Residents on the south side of the McKenzie interchange project are furious that an error by the province’s contractor forced at least a few hundred gallons of raw sewage up and onto the surface of the ground earlier this month.
The District of Saanich confirmed the Ministry of Transportation and Infrastructure’s project contractor was seen pumping excess storm water into the Saanich sewer system on Dec. 11 and then again on Feb. 9. In both cases it caused a surplus and overflowed out of a manhole cover downstream, said Saanich director of engineering Harley Machielse.
“There was sewage coming out of the hole of the manhole cover, It’s diluted with storm water, but still raw sewage,” Machielse said. “On both occasions our public works crews responded and worked with the contractor to cease operations.”
It’s illegal to tie into the Saanich sanitary system at anytime and the action was not permitted by Saanich, Machielse added.
Despite notifying the contractor, Jacob Bros., that the Dec. 11 action was not permitted, it happened again.
“I’m disappointed it happened. It’s the responsibility of the contractor and the ministry, it’s up to them to do a better job,” said Saanich Mayor Richard Atwell. “Obviously it’s a misunderstanding or mistake.”
The ministry contends, however, that Saanich knew the contractor was tying into the sanitary system.
The sewage runoff comes after a November incident by the same McKenzie Interchange project team which sent thousands of gallons of sediment-filled water into the Colquitz, a federally recognized Greater Victoria Bird Sanctuary with spawning coho salmon. The Colquitz estuary is home to eagles, osprey, kingfishers, swans and great blue herons.
MOTI said it’s aware and acknowledges that any sewage spill, no matter how minor, that happens in connection to the work on the McKenzie overpass project is unacceptable, said spokesperson Trish Rorison.
“We have put the contractor on notice that we will issue a stop work order should there be any other similar incidents and that any additional costs be borne by them and not the project so that the taxpayers are protected,” Rorison said. “We hire contractors to do work on behalf of the people of B.C. and we expect their work to be done to the highest standards of care and attention to the health of the residents and the environment.”
Following the spill MOTI and Saanich both took steps to assess any possible damage or impact as the runoff did reach the Colquitz River. Water quality testing was performed by both the CRD and the third-party environmental consultant, Golder Associates. Golder’s tests showed no E. coli-related concerns with no risk to the health of residents while CRD said it did only a few tests and fecal counts were slightly above normal which is actually not unusual this time of year.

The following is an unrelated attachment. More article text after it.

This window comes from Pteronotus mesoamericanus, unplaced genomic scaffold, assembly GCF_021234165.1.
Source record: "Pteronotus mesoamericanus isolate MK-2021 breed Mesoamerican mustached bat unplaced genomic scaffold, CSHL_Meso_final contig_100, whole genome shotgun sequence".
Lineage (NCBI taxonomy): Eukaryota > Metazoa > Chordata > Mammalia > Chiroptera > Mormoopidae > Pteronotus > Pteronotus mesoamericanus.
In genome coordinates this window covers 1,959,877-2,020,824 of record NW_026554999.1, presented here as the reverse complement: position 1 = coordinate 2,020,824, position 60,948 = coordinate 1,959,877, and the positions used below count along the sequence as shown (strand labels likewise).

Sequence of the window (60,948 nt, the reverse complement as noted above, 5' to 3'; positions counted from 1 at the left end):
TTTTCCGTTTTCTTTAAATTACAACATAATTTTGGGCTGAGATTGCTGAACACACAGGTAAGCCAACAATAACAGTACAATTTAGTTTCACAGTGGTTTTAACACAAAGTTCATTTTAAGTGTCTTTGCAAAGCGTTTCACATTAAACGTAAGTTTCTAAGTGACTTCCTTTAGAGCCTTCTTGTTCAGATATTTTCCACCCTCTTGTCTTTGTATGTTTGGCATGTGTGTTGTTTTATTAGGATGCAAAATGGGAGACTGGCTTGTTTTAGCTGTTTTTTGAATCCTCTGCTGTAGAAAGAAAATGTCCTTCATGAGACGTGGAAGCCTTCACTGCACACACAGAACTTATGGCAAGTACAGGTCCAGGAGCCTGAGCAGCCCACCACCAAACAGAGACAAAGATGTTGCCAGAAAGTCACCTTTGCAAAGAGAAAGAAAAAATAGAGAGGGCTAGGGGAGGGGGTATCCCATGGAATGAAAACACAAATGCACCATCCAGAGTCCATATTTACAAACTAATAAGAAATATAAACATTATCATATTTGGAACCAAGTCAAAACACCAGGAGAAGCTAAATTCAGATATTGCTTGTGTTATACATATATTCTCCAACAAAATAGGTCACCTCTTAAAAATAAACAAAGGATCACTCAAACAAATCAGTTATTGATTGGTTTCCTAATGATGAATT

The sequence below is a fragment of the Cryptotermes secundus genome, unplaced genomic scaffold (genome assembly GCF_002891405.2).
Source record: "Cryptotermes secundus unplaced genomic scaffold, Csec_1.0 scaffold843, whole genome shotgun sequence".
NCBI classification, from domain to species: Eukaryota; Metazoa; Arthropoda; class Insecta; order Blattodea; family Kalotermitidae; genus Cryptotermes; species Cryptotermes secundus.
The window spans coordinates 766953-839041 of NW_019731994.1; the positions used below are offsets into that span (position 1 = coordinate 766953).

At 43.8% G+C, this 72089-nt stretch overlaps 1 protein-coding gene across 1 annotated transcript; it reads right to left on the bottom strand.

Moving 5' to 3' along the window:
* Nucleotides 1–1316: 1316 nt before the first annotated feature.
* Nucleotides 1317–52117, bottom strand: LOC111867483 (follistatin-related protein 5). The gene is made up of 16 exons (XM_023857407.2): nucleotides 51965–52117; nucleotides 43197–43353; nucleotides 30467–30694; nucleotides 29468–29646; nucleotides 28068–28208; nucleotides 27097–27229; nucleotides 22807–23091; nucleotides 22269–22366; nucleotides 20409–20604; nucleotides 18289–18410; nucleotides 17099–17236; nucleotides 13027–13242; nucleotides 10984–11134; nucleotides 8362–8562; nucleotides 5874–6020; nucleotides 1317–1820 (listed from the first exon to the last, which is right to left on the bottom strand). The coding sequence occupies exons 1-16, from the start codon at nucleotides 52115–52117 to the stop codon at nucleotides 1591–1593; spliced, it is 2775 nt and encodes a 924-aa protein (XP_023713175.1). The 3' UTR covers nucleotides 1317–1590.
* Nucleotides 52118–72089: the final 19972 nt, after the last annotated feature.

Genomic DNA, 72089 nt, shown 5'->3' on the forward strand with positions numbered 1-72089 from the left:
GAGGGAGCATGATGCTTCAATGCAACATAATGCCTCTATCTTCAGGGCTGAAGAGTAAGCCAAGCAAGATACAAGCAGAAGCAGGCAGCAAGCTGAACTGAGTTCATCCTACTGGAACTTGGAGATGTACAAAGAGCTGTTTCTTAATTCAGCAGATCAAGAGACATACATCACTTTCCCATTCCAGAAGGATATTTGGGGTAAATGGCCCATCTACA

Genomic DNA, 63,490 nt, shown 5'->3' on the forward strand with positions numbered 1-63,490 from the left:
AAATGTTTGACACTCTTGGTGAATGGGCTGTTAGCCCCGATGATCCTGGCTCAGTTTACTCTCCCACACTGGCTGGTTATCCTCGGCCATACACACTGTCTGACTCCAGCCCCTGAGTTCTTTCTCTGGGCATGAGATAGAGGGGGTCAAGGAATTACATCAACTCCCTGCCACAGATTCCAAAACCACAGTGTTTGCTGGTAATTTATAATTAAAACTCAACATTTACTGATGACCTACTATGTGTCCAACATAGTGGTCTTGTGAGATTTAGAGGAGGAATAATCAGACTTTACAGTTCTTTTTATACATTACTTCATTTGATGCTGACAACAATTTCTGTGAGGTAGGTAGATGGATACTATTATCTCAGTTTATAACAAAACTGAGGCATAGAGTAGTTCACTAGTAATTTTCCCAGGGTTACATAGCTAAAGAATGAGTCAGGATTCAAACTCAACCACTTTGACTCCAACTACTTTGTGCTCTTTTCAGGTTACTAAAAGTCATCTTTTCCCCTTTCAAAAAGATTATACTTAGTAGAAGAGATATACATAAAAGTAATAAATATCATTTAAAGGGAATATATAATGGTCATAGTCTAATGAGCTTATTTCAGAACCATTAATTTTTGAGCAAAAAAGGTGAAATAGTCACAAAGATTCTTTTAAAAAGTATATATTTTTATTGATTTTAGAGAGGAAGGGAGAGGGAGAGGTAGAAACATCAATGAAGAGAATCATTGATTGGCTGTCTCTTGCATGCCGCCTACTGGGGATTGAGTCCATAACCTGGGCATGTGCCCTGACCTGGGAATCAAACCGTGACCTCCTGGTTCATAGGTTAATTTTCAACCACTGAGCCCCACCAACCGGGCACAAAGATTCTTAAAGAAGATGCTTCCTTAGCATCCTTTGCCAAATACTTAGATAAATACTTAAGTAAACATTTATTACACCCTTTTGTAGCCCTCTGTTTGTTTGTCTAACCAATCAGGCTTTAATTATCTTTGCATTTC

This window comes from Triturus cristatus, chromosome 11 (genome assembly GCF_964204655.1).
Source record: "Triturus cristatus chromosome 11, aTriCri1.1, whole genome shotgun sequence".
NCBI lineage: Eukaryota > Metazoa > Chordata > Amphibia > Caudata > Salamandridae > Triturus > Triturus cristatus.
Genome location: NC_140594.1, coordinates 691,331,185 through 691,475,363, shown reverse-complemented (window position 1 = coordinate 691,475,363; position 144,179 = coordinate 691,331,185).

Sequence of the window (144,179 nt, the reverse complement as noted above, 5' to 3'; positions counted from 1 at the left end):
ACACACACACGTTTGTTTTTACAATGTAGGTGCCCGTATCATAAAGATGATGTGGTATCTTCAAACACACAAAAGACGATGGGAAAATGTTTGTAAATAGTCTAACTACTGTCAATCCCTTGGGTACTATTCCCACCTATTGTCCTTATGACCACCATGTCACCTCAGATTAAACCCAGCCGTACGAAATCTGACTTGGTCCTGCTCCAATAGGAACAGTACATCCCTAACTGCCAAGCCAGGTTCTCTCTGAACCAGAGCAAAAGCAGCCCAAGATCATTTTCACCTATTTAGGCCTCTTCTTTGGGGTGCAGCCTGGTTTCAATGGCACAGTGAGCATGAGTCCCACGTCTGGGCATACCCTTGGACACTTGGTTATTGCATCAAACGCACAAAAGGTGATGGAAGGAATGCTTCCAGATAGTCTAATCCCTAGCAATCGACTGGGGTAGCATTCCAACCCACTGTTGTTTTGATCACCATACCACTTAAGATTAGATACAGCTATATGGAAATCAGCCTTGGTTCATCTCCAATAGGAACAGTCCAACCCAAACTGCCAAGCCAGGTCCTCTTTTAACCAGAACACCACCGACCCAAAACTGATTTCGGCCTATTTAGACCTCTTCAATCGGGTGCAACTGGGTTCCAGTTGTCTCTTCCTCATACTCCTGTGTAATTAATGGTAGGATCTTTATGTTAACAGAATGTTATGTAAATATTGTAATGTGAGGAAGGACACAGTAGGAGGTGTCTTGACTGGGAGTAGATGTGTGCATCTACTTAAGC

However, environmental advocate and steward to the Colquitz estuary Dorothy Chambers calls the sewer breaches a “complete failure by the contractor to protect this environment,” and questions the timing and location of the testing.
“With recent huge volumes of sediment flows [in November] from the McKenzie interchange site, now sewage is added to further contaminate the feeding grounds of migrating birds, some of which are species at risk or of special concern, but all are important wildlife,” Chambers said.
The manhole cover which overflowed is believed to be on a homeowner’s property though residents in the vicinity are unwilling to draw attention to themselves in relation to the incident.
One resident, who lives at the mouth of the Colquitz River and wished not to be named, said he is very concerned.
“We share the same sewer line, so had the overload been greater, I wonder if it could have possibly overflowed on our property or even into our home,” he said. “Most disturbing is the apparent lack of accountability – [not hearing from ministry that there was a spill] is unacceptable… it wasn’t published, we weren’t notified in any way, there was no signs, nothing here.”
Lindsay Critchley lives on Portage Inlet, several hundred meters from the mouth of the Colquitz. Even so, she’s seen more silt and “dirty water” during the McKenzie interchange project than in any of her 42 years.
“I’m just a lay person but what alerted me is the water,” Critchley said. “I visit the water regularly and [recently] the water was like brown soup, you couldn’t even see through the water, it was completely, utterly opaque.”
The water colour varies with the tide she added, but overall not only is the water much dirtier but it takes years for the ocean and river to replace the saltwater-freshwater balance that exists in that end of the inlet.